In today’s society we’re taught that travel is one of the ultimate goals, and that in order to continue reaching that goal we must travel as much as possible for as long as possible and put it all on Instagram (but only if the pictures are beautiful enough and will make your friends jealous that you’re living your best life).
I’m going to call out this goal and say that it’s bullshit and say that it is time that we stop constantly wanting more, always. This could easily refer to many things in life…money, relationships…I could go on but for the purpose of this article please know that I’m referring to travel.
Who started saying that a weekend getaway was too short, that travelling a country for a week wasn’t enough, that taking a year trip should encourage you to want to make a business of travel and then continuing doing it for years non-stop?
Am I exaggerating? Some of you may say yes but really, I don’t think I am. Why? Because I used to be one of these people that thought this and quite honestly, still am.
I see it a little differently now because I’m a travel blogger. I’m constantly pushing myself, reminding myself that travel bloggers travel the world forever, they go everywhere and they do it all easily.
Thank god that people and social media are now showing that travel is not easy (cuz it is definitely not).
My question is, why did I suddenly feel like I needed to travel the globe constantly, with no breaks. Why do I feel like I need to see as much as possible, as soon as possible?
I’m positive I’m not alone in this.
What if you’re not a travel blogger?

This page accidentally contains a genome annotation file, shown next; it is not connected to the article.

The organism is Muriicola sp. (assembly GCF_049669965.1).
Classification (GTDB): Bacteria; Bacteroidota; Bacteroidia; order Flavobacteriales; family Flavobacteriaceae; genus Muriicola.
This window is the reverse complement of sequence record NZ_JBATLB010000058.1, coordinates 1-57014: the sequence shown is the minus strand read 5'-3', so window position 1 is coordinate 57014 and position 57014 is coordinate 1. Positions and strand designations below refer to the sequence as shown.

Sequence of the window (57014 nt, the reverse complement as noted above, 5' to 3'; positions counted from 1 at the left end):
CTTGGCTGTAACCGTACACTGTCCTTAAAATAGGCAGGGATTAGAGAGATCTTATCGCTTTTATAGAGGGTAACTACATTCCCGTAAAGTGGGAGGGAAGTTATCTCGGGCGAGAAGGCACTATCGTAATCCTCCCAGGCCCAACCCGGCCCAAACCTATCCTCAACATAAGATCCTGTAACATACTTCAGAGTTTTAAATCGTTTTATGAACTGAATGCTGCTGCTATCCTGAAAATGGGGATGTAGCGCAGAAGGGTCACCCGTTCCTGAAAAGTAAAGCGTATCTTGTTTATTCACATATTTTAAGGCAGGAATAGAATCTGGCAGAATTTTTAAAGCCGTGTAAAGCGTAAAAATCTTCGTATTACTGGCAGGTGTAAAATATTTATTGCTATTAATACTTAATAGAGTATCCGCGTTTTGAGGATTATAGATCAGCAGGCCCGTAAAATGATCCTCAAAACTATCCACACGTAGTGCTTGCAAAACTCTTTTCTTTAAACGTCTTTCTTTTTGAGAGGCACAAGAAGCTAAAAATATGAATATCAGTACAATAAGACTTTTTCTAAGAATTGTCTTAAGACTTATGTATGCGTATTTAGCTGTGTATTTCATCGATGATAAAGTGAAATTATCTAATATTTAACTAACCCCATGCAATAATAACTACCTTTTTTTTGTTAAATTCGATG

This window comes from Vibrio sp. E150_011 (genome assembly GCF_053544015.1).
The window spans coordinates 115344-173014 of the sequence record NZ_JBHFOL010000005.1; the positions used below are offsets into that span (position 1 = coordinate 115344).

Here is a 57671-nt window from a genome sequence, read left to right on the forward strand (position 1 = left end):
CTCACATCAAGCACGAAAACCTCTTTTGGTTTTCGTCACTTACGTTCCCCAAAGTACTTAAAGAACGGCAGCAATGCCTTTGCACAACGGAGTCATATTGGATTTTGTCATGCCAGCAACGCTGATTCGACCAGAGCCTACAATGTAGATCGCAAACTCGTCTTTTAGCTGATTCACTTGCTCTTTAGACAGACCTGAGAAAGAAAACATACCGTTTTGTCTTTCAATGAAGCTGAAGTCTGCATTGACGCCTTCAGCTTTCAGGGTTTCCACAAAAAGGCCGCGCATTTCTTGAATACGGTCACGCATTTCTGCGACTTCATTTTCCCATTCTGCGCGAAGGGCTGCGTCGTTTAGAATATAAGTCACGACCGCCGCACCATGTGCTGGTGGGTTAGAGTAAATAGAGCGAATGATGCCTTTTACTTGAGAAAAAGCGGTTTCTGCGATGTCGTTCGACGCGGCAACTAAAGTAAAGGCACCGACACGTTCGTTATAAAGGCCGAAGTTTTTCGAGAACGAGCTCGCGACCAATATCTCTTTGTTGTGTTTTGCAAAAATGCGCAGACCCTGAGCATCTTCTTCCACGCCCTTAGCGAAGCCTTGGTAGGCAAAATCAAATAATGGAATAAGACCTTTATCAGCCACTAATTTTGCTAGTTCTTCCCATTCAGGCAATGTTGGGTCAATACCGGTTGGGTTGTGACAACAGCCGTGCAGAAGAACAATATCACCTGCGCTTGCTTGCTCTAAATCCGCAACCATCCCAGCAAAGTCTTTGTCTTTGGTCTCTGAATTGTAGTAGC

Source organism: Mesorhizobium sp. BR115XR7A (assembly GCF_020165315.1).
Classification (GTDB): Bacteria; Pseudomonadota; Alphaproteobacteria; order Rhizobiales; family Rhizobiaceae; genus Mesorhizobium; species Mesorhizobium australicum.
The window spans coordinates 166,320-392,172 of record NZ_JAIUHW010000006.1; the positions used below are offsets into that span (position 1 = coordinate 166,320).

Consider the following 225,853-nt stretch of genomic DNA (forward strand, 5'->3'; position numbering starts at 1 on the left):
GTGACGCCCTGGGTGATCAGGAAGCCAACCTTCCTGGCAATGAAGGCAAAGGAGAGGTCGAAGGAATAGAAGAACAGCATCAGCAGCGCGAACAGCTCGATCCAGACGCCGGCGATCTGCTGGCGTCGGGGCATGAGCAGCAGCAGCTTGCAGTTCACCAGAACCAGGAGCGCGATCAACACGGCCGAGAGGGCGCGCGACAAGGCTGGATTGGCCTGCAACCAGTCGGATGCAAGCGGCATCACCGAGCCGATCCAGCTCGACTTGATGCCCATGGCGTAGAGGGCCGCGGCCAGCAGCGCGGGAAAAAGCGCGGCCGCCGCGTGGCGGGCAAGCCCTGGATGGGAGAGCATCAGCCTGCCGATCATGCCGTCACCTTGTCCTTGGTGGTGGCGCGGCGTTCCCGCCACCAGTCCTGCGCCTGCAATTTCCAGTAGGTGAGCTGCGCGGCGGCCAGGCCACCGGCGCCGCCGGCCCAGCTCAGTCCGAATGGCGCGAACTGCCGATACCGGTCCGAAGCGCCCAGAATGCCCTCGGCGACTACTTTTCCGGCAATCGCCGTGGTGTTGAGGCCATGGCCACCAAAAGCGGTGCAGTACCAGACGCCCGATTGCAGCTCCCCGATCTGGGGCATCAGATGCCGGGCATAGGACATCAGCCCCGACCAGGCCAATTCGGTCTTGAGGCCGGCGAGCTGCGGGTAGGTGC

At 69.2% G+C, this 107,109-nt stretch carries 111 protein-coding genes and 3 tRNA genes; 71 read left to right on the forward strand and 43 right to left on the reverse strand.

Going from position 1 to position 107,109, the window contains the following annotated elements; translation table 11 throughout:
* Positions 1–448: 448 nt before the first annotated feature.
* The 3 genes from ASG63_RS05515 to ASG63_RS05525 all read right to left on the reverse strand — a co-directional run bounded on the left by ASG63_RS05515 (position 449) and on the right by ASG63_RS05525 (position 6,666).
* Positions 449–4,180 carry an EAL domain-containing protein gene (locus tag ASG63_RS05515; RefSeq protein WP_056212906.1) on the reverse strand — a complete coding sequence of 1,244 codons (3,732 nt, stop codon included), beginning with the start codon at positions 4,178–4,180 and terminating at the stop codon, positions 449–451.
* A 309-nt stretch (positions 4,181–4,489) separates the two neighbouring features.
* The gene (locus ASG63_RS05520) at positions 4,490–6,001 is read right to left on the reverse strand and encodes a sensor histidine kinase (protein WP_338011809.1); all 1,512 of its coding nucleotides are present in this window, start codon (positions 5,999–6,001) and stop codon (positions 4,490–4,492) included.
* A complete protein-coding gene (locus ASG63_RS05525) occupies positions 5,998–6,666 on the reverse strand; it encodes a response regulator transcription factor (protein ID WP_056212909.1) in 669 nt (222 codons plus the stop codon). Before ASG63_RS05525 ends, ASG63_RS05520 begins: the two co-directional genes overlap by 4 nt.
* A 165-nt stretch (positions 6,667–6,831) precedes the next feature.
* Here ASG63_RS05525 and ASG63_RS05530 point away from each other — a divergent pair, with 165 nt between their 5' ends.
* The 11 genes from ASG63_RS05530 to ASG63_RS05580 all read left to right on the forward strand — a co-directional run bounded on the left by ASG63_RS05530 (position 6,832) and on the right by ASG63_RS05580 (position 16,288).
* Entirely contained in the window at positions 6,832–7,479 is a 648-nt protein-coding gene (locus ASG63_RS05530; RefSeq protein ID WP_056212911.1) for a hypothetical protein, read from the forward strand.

Well, this relates to you too. Do you feel like you need to go on more vacations, travel to more exotic places or that the backpacking trip you just did around Europe wasn’t enough?
Whether you’re doing it professional or leisurely, we can’t deny that there is this immense pressure to do more, see more, travel more.
Yes, travel is great. It’s fabulous, it’s fun, it’s exciting, it’s new. But it’s also exhausting from constant stimulation, it can be overwhelming and it’s also not sustainable (by this I mean fast-paced moving ever 2-4 days pace of travel).
Travel, like all things in life has pros and cons. There’s nothing wrong with that and I’m not writing this piece to focus on that.
My point is that when did travel become so over fantasized that we forgot about how great home is? When did leaving everything we love and running away become the ultimate goal? When did travel become one of the few ways to be the coolest friend, the best millennial, the total badass?
I’ll be honest. For most of my trips I was beyond excited to go home. I was ready to go home. But then I would get home I would somehow convince myself that I needed to feel sorry for myself because I was no longer travelling.
Excuse me, but what?
I felt sorry for myself? Sorry that I just spent 2 months travelling around Europe on a tour with awesome people, 4 months hopping around Southeast Asia discovering new cultures, 5 months living/travelling around Australia or 4 months living/travelling around Indonesia (3 of those on the fabulous island of Bali)?
I partly blame society for telling me that I needed to travel more and that coming home was like coming down from a high. I partly blame myself for believing that shit and not listening to what I really felt.
Home is fucking awesome. Home is comfortable, home is cozy, home is familiar, home is a part of you. And home can be new. When you come back from a trip you suddenly see things at home in a new light as quite often, you are changed. Perhaps things are the same but you’re looking at them differently.
There is nothing wrong with wanting to return home. There’s nothing wrong with loving home. There’s nothing wrong with staying home for extended periods of time.